How Disney and other corporate entities have hijacked artistic protection
“To promote the Progress of Science and useful Arts, by securing for limited Times to Authors and Inventors the exclusive Right to their respective Writings and Discoveries.”
So reads the Constitution of the United States (Article I, Section 8, Clause 8), in granting Congress the power to pass laws establishing copyrights and patents. Note that it doesn’t require Congress to pass such laws - it allows for it.
The original copyright laws in this country predated the adoption of the Constitution, and were passed by state legislatures, granting authors anywhere from 14 to 21 years of the exclusive right to publish their works. After that, anyone could publish a work - much as anyone can publish a new edition of Shakespeare or the King James Bible, and not have to pay royalties. (Sites such as Project Gutenberg have digital copies of all types of works that are in the public domain, everything from Homer to Shakespeare to some of the early Tarzan titles by Edgar Rice Burroughs.)
Today, after a convoluted journey powered in large part by the legal department at Disney (with several assists by the Recording Industry Association of America), that protection stands at a remarkable 90+ years.
Interestingly, while entertainment conglomerates have gotten Congress and international bodies to extend copyright protection to well over a century before those works return to the public domain, available to anyone, patent law has remained pretty steady: Twenty years from the date you file the patent, and then your invention is public domain.
Given that the Constitution makes no differentiation between the two types of creativity, the wide disparity between the two in contemporary law is, to say the least, curious.
Are we really to believe that Samuel Clemens is deserving of and more in need of protection for his works than, say, Thomas Edison? That the next comic book or hit record is more important to the American people than a lifesaving drug?
James Madison, who was deeply involved in the writing of the Constitution, shared his thoughts about copyright and patent in an undated letter written during his post-presidential retirement:
“Monopolies tho’ in certain cases useful ought to be granted with caution, and guarded with strictness against abuse. The Constitution of the U.S. has limited them to two cases, the authors of Books, and of useful inventions, in both which they are considered as a compensation for a benefit actually gained to the community as a purchase of property which the owner might otherwise withhold from public use. There can be no just objection to a temporary monopoly in these cases: but it ought to be temporary, because under that limitation a sufficient recompense and encouragement may be given.”
So clearly the purpose of copyright was to encourage the artistic and inventive among us to create things that would benefit the whole of society.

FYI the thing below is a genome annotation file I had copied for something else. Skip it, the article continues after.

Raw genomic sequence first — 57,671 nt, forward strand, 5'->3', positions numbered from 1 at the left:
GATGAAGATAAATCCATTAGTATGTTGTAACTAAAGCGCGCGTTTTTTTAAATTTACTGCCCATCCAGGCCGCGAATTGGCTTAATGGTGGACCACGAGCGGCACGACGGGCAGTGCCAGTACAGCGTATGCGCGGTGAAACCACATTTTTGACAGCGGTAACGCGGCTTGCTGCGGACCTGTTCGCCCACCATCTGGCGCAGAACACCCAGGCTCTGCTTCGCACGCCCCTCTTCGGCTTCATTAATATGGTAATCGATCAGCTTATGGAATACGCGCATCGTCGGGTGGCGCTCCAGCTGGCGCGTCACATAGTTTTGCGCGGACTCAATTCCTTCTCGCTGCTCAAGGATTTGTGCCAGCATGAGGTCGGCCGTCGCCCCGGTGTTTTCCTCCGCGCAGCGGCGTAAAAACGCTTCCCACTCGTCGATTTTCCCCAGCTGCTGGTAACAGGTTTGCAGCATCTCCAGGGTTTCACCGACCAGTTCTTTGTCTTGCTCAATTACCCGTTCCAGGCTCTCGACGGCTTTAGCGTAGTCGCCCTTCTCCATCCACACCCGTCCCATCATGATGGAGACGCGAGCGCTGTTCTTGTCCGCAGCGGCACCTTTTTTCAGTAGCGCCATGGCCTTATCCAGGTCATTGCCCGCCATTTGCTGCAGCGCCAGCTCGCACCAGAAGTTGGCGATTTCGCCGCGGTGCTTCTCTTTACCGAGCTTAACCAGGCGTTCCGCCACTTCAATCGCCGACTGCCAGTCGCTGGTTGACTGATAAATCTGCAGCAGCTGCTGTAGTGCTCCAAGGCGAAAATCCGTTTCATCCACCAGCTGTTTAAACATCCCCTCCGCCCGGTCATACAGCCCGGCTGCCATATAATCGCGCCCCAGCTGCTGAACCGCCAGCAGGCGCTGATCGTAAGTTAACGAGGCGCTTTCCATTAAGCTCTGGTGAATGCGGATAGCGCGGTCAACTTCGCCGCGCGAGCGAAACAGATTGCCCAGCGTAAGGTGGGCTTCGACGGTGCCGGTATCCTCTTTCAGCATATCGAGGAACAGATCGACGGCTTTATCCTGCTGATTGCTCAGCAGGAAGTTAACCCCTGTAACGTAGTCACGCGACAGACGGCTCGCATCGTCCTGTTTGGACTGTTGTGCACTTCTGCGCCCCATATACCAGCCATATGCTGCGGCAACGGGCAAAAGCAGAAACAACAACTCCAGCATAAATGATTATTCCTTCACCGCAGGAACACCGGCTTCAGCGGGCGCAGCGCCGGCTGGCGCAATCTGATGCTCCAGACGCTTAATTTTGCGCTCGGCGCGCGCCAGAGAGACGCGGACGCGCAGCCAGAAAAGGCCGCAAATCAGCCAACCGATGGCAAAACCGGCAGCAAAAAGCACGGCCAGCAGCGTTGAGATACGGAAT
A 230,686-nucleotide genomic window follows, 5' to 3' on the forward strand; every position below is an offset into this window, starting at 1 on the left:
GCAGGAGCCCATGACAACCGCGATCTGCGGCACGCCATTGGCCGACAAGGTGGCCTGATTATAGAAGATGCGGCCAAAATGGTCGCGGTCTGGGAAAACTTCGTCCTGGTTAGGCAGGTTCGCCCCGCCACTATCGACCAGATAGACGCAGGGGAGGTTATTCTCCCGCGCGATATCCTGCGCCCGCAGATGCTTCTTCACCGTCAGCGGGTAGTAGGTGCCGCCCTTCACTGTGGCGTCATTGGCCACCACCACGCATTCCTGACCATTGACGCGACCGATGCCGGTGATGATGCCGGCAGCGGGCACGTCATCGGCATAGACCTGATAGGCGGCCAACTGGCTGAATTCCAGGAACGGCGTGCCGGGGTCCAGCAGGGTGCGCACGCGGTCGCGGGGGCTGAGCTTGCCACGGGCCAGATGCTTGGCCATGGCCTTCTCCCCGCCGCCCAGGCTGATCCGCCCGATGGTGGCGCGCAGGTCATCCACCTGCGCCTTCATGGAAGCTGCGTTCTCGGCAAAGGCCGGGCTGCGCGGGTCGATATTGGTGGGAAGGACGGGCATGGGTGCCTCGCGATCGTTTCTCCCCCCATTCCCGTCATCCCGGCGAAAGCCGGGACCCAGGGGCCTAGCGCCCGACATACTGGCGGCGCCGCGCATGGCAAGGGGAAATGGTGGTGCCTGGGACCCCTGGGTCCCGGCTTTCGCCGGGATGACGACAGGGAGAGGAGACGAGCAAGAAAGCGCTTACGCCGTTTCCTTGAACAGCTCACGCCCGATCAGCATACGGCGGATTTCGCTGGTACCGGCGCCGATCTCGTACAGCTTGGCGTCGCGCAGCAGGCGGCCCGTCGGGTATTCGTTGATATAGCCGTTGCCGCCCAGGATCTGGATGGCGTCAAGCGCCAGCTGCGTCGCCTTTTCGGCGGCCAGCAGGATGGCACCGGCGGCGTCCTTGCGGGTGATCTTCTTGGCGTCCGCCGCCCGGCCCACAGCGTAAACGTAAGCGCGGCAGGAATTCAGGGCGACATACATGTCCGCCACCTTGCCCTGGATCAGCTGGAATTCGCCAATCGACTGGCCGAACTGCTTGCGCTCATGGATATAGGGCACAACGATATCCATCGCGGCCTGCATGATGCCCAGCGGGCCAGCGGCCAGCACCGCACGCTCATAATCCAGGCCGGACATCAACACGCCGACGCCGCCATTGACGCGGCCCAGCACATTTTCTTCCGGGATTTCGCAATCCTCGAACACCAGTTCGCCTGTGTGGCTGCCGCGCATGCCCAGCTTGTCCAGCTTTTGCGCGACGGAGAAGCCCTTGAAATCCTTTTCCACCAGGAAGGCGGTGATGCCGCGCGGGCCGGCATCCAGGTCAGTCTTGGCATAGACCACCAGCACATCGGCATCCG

Yet that is hardly the current situation. Rather than providing financial motivation to the creative, today’s copyright law is a bulwark against creativity - shielding massive corporations from competing visions of iconic characters. After all, why should Batman be treated differently that Robinhood?
And for the first century of our nation, there was no such great disparity.
Still, even by 1908, the term of a copyright in the United States had been extended to 42 years - double the patent protection granted an inventor.
During debate the next year about revisiting copyright law to include photography, it was noted that in European nations the standard had become the life of the author plus 50 years, to allow for the care of an author’s wife and children. The 1909 U.S. law extended the total term to 56 years.
However, the U.S. was still excluded from signing the Berne Convention providing international protection, because the global standard had become life of the author plus 50 years. In 1976, Congress adopted that standard - and then some. By 1998, the international standard had become life of the author plus 70 years, and the U.S. was compelled to update its own laws.
But it was Disney that led the lobbying for the 1976 copyright extension - as the original copyright on Mickey Mouse, the company’s iconic cartoon character, was due to expire in 1984. The 1976 law extended that copyright to 2003.
The 1998 law - again championed by Disney, with a host of other entertainment conglomerates acting as allies (the record industry in particular) - extended Mickey’s protection through the 2023 calendar year.
As this is written, the character of Mickey Mouse will enter the public domain on Jan. 1, 2024 - at which point, anyone would be free to create new Mickey Mouse cartoons, comic books, children’s books, stuffed animals, etc. We could see gay Mickey, Orthodox Jewish Mickey, hip-hop Mickey, evangelical Christian Mickey - and there wouldn’t be a thing Disney could do about it.
While estimates vary, it is clear that the Mickey Mouse character generates billions of dollars in profits for Disney each year. And while Disney still has a trademark on the Mickey Mouse image (and trademarks, as symbols of a corporation, can be renewed indefinitely), it obviously cannot trademark every possible iteration of Mickey - and trademark protections are very specific.
Further, early films featuring Mickey Mouse, such as his 1928 debut, “Steamboat Willie,” should enter the public domain in coming years, meaning anyone with a film print would be allowed to make a digital copy and sell their own DVDs or BluRays, or stream it, without having to pay royalties to Disney.
Given the tight margins in Congress, it seems unlikely Disney could get another copyright extension passed this year. European and Asian regulators are also none too happy with U.S.-based corporations right now, so it is possible that Mickey Mouse may actually finally get to live where he belongs: In the public domain.
Earlier this spring, I had a chance to chat with New York-based jazz vocalist Naama Gheber via Zoom. That interview is now published at AllAboutJazz.